April 3, 2020

Italy – A.R.D. and COVID-19

On February 21 the first person  with a COVID-19 diagnosis  was reported in Lombardy, 60 km from Milan. Starting from that date, the number of persons infected with this virus began to increase rapidly in Northern Italy and slowly in the rest of the country. On March 11 our government decided for a lockdown of the whole country, with the slogan “stay at home”. We were allowed to leave home only when strictly necessary, certifying the reason to the police who could stop us.

Our hospitals were full of persons with serious breathing problems, doctors had to take care of too many of them at the same time, for some weeks the healthcare personnel has been in the trenches against this new, scarcely investigated, sneaky virus.
All the routine visits in hospitals were cancelled, mainly in order to prevent  that patients could be infected, and also for diverting  most doctors  to assist COVID-19 infected patients.  Neurological departments have been closed too, therefore many dystonia patients could not have their botulinum toxin injections; since therapists could not work any longer in the hospital nor at home, also rehabilitation therapies were cancelled.

Many dystonia patients turned to A.R.D. asking for help. On March 13 we posted on our FB page a statement by our Scientific Committee who  informed that dystonia  or drugs against it do not increase vulnerability to COVID-19, the botulinum toxin does not reduce immune defense, DBS device is not infected by this virus.

We created a new e-mail address for questions concerning COVID-19 and Dystonia, so that patients who could not get in touch with their doctor could nonetheless get some answers. Furthermore, a toll free telephone number was established, where two hours a day, five days a week, a neurologist could give  information about this matter. Some doctors accepted video calls by patients, with the possibility of remote diagnosis and help.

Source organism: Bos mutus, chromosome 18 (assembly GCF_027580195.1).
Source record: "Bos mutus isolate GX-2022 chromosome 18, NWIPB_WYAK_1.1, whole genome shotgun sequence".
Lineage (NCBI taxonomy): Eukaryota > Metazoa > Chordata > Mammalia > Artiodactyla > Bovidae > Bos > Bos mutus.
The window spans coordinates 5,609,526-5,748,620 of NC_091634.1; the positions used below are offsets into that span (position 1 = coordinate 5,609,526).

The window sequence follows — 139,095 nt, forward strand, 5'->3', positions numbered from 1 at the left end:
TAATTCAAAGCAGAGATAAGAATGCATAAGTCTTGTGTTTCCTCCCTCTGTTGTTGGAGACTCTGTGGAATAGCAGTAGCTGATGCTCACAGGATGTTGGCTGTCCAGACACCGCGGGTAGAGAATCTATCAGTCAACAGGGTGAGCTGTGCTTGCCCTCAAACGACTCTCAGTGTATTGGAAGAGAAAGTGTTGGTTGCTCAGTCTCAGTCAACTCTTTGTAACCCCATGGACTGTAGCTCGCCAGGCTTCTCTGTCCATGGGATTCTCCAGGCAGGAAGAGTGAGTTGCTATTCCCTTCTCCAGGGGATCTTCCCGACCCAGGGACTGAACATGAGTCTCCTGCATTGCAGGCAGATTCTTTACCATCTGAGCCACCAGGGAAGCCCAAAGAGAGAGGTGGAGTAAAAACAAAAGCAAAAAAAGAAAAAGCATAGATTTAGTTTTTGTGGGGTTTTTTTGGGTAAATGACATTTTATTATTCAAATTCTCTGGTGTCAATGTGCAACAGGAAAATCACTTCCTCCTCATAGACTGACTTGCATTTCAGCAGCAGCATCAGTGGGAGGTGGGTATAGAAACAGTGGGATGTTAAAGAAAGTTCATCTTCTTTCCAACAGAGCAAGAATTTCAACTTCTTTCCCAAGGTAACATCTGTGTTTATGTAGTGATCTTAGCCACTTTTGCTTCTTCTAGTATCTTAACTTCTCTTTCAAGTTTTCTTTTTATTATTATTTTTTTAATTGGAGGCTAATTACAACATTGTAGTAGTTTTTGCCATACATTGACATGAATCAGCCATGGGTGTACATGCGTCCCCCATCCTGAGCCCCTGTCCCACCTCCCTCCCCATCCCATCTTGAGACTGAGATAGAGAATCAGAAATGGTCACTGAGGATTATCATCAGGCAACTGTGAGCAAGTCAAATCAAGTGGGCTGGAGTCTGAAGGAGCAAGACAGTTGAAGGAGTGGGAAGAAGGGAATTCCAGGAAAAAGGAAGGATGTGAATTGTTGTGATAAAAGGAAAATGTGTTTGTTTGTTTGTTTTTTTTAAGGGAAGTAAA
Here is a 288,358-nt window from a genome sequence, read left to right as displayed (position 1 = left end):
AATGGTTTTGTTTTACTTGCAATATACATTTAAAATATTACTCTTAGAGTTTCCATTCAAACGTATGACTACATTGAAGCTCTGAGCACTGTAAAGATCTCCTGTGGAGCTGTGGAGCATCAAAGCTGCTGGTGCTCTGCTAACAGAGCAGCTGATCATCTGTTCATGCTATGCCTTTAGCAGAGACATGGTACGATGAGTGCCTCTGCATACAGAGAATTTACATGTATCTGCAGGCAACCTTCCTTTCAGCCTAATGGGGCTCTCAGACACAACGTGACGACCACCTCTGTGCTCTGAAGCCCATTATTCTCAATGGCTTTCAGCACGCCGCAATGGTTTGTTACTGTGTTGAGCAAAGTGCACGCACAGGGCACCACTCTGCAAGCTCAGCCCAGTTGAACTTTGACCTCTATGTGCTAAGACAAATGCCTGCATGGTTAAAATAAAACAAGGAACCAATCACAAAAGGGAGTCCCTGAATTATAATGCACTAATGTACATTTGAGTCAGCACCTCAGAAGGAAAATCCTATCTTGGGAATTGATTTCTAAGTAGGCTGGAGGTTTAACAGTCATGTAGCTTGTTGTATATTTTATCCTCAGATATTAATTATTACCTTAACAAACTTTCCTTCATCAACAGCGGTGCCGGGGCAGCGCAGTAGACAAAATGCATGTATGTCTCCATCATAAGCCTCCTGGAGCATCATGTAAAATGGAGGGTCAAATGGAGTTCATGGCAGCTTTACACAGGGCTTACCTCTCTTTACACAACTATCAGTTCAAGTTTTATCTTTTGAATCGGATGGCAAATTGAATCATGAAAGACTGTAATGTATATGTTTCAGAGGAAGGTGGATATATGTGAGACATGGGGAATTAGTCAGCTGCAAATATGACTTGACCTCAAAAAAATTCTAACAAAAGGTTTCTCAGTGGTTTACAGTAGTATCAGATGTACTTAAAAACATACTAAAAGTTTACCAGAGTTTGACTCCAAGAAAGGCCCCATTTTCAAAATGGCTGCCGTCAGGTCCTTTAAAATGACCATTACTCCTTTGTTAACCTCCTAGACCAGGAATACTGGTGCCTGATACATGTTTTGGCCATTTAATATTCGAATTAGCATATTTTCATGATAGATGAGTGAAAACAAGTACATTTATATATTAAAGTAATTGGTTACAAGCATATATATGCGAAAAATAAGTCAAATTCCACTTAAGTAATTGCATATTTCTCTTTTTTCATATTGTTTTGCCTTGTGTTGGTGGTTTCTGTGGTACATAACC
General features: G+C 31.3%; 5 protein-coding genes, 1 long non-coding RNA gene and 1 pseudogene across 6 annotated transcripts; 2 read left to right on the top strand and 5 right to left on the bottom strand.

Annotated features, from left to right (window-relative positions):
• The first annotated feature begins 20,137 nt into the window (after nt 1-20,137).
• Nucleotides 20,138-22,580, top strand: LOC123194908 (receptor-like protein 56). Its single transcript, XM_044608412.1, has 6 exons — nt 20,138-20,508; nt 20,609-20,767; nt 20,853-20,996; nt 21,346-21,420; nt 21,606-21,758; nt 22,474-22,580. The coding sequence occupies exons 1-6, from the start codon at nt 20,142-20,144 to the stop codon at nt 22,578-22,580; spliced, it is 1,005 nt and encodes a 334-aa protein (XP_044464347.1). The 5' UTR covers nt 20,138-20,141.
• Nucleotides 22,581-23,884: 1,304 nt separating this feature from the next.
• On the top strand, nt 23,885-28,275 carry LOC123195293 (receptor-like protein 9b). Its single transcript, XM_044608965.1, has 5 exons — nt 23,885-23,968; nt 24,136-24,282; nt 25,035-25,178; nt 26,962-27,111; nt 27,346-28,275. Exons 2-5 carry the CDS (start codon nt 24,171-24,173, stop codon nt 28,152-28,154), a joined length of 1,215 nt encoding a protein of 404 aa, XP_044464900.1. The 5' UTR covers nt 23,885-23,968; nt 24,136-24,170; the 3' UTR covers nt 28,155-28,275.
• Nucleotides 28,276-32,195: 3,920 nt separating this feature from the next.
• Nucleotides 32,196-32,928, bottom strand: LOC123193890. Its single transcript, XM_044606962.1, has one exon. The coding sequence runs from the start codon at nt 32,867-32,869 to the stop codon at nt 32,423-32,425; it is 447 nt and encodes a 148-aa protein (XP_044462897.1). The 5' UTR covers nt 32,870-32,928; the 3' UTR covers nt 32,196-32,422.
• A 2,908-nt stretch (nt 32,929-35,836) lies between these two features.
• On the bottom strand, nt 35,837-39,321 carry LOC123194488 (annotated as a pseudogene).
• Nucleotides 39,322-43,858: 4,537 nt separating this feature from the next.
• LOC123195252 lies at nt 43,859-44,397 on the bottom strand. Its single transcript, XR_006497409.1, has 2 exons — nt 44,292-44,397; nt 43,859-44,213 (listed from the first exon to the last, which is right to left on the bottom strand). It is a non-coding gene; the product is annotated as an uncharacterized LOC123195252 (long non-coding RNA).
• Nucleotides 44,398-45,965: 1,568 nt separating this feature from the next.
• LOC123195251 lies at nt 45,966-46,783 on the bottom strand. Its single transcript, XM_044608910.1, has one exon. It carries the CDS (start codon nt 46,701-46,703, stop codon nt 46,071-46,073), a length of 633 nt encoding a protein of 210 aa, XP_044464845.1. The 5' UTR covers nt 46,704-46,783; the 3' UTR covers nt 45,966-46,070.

We have increased the updating of our FB page, posting every day useful information, stories of patients, surveys or questionnaires which had a great success. As people were compelled to stay at home, using social media was a good way of spending time and being informed.

With the cooperation of LIMPE Foundation for Parkinson, some webinars have been acccomplished, during which neurologists, physiotherapists and representatives of patient associations ( Dystonia and Parkinson) shared experiences and information.

Another great help was quickly prepared by three doctors who are consultants in neurorehabilitation:  Anna Castagna (who is a neurologist too), Elisa Andrenelli and Marina Ramella. In a very short time they have carried out a guide for patients with dystonia, who were facing many problems due to being without their botulinum toxin treatment. The idea about a self-help guide was initiated by Dr.Francesca Morgante who works in London and is always a great supporter of our Association.
The title of the Guide is “Managing dystonia without Botulin toxin – exercises and tips”. It gives some valuable advice and tips,  including breathing and stretching exercises, postural rules, yoga exercises and kinesio-taping . Many pictures and drawings illustrate all the exercises, therefore it is easy to use. It can be requested for free through at our website.
By mid April this guide was translated into English and posted on the Dystonia Europe FB page too. It is available here:  https://dystonia-europe.org/wp-content/uploads/2020/04/Managing-dystonia-without-botulinum-toxin.pdf

As the Coronavirus phase 2 has been put in place and hospitals are re-opening for usual treatments, our Scientific Committee has diffused some suggestions concerning both patients and doctors when they meet in hospital for visit or injection treatment; as their distance is obviously less than 1 meter, doctors must wear adequate protections and patients must be protected too, with the only exception of the skin areas to be treated. Up to now no interaction has been reported between COVID-19 and botulinum toxin, therefore patients previously infected may be treated after being tested negative to the virus.


Maria Carla Tarocchi
Vice President, ARD, Italy